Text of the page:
5 Steps to Spot Fake D&G Sunglasses

So, you’re going to buy a new pair of D&G sunglasses or you have brought one at a good deal from an online store. But hold on! Are you sure those designer shades are authentic? Sure, you saved a lot of money but with the large availability of replicas and knockoffs, many unscrupulous dealers pass off these fakes as originals to the unsuspecting buyer and make huge profits. To ensure you’re getting your money’s worth, here are 5 simple steps which will help you spot fake D&G sunglasses:

Step 1 Is the seller trustworthy?

Before making your purchase, review the trust factor of the seller you’re going to buy from. Ask your friends, look up on the internet for customer reviews…if people are doubtful about the authenticity of their glasses then abstain from buying from such sources. It is always better to purchase your D&G shades from a known and trusted buyer.

Step 2 Check the package

Original D&G sunglasses always come with a branded case and certificate of authenticity. Also accompanying the accessory should be a cleaning cloth and an information booklet. If all these are not included with the package then the glasses are most probably knockoffs.

Step 3 Product research

It is essential to compare the purchased product with the one on the D&G website. The specifications like colors, materials etc should match with those on the company site. If there are any kinds of variation then the shades are replica models.

Step 4 Check the product code

Every branded sunglass pair from D&G has a unique product code associated with it. These codes are stamped on the inside arms of the sunglasses. If you’re going to wear the glasses and holding them in the front then you’ll clearly see the model number e.g. for D&G DD6019 shades, you’ll see D&G 6019 as the code. You will also see the numeric color code and the size code on the inside of the left frame. Also look for the CE mark which is a stamp required for confirmation that the product manufactured in Europe conforms to the European standards.

Step 5 Compare photos and beware of auction sites!

If you’re purchasing your D&G sunglasses online then make sure you ask the seller to show you photos of the exact model that you’re going to buy. No stock photos will do, because that is an obvious sign of fraud on part of the seller. You surely don’t want to end up with fakes. Another important point is to steer clear of any one-day auction sites which are selling D&G shades at throwaway prices. Even if the sunnies are second hand, no one will sell a branded pair at such low rates. Always buy from popular retail stores.

D&G sunglasses are extremely popular all over the world for their glamorous styles and designs, some good examples being the D&G DD 2192 and D&G DD 6019. You can surely buy only the best and original pairs by following some simple rules!

Introducing Marcasite Jewellery and Its History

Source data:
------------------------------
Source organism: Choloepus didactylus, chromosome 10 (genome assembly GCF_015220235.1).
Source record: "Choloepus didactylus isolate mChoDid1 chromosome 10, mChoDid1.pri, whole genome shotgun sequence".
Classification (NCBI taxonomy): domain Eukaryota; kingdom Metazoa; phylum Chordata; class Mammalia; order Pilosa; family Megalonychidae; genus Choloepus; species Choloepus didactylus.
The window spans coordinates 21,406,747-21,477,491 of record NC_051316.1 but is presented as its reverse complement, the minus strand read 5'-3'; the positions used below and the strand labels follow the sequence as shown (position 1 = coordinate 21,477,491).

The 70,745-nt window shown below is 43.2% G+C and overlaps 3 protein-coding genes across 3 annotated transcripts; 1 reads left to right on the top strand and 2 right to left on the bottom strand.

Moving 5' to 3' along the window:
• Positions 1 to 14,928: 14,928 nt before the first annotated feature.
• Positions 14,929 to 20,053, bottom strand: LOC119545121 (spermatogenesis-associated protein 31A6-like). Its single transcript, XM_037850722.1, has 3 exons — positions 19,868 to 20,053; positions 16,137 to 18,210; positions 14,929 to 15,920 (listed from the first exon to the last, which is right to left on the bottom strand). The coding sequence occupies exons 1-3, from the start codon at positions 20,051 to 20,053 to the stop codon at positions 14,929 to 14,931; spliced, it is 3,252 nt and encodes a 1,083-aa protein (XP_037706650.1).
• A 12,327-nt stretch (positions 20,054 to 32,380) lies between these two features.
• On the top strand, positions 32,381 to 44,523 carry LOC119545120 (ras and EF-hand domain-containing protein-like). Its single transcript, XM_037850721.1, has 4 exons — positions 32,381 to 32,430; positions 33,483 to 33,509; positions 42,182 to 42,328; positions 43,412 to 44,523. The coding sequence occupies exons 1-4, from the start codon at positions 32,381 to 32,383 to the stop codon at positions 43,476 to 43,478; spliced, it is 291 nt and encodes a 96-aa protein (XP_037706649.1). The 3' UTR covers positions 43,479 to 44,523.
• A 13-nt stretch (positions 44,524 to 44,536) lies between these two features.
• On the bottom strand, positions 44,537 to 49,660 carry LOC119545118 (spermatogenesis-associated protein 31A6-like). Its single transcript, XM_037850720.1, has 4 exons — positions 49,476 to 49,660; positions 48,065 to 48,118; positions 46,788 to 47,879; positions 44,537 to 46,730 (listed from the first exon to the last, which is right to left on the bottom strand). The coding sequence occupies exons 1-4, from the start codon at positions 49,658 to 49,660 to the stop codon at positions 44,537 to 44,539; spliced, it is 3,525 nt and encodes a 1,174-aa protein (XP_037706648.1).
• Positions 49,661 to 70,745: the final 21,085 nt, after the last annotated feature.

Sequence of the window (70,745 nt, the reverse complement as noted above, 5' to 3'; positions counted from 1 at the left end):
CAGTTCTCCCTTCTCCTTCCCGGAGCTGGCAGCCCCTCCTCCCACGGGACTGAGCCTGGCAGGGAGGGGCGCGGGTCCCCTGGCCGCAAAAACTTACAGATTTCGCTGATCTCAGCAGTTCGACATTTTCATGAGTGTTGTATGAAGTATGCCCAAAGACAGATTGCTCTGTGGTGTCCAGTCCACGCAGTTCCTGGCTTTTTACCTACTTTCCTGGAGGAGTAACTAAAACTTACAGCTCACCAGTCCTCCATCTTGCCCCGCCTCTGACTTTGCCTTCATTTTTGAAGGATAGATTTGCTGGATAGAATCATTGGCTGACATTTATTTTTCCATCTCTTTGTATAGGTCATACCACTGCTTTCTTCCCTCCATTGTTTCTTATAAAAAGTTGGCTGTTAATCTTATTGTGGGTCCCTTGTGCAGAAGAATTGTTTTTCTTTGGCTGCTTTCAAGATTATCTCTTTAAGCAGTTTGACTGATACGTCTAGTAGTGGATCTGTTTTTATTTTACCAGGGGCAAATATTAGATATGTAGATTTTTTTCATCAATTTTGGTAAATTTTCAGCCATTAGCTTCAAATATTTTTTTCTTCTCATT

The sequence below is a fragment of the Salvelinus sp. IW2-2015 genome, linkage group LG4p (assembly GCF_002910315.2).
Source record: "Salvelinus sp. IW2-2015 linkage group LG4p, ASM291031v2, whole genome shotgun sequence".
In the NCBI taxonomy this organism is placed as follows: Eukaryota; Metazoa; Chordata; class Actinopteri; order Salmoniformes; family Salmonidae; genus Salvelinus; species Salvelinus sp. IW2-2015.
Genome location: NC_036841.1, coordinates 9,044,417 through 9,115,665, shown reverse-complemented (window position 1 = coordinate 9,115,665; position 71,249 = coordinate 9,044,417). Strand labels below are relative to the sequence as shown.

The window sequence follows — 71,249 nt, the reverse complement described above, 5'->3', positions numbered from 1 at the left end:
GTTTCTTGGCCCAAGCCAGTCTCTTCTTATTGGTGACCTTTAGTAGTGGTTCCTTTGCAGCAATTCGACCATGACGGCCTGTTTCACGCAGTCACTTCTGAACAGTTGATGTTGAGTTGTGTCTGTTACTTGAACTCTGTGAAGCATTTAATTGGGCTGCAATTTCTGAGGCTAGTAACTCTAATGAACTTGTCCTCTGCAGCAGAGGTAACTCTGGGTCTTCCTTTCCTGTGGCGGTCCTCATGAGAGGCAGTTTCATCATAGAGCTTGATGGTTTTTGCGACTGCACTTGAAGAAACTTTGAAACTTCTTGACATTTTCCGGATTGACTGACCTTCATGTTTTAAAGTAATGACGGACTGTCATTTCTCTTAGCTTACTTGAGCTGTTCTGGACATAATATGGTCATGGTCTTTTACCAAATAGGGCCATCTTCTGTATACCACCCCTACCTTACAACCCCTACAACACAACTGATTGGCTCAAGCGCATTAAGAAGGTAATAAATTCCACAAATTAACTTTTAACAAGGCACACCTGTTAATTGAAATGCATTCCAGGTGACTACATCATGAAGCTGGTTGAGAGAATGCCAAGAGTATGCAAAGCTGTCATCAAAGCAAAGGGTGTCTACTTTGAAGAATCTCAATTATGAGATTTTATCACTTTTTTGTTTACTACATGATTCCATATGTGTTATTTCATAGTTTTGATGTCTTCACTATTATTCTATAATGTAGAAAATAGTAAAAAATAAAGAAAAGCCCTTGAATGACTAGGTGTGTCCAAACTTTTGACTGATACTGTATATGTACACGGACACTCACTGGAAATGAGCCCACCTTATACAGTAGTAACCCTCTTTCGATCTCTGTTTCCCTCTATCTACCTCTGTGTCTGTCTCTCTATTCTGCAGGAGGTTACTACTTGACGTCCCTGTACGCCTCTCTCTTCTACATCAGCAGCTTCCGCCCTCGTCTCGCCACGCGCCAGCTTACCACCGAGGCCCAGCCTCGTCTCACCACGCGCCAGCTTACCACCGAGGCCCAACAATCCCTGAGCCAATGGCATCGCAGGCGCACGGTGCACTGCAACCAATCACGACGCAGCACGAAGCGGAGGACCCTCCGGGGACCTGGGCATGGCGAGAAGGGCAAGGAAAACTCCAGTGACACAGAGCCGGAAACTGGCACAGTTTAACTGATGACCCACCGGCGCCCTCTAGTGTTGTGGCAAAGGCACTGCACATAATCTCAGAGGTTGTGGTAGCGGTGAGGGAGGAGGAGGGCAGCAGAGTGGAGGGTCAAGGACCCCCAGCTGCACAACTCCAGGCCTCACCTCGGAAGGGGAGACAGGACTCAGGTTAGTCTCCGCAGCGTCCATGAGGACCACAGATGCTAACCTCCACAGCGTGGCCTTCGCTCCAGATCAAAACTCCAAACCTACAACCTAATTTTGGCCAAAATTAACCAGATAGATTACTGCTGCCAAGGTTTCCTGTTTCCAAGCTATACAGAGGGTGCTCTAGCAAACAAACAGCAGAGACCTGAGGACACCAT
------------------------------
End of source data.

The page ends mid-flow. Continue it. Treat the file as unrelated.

Marcasite jewellery is often refers to silver jewellery decorated with Pyrite gemstones. Sterling Silver and marcasite have been proven to be the perfect march, because the dark coloration of marcasite and makes it blend in spectacularly without making it look like it was a cheap stone.

People, nowadays, often confuse the mineral marcasite with pyrite. The gemstone used in jewellery making is pyrite, however pyrite used as a gemstone is widely called as marcasite. The name marcasite in jewellery terminology stems from the Arabic word for Pyrite, Markaschatsa. In general, it is lighter and more brittle than pyrite, but it is never used as a gem in jewellery, because of its chemically unstable structure.

According to Archaeological record, the Incas are the first known civilisation to use marcasite jewellery. There are considerable amount of marcasite jewellery pieces found in Incan burial chambers throughout South America. There are also archaeology discoveries in ancient Greece of the use of marcasites in jewellery.

In the 1600’s, marcasite jewellery became increasingly popular due to the introducing of Sumptuary Laws which forbade the use of diamond by ordinary people but the most aristocratic. The law were later introduced to other parts of Europe, including England and France. Since marcasite is an excellent imitation of diamond, the injunctive gave a boost to its production in the Europe market. In the late 1700’s, the Swiss and Italians began to produce Marcasite for the European market.

In 18th and 19th century, silver jewellery with marcasite became very popular in Britain. The popularity reached its peak during the Queen Victoria’s reign, due to the Queen’s endearment to marcasite jewellery. She frequently wore beautiful marcasite jewellery I public as a substitute for diamonds. The lower cost of marcasite jewellery made it affordable to the masses. At the time, marcasites became the standard substitute to diamond. If it’s properly crafted, marcasites were as beautiful as diamonds.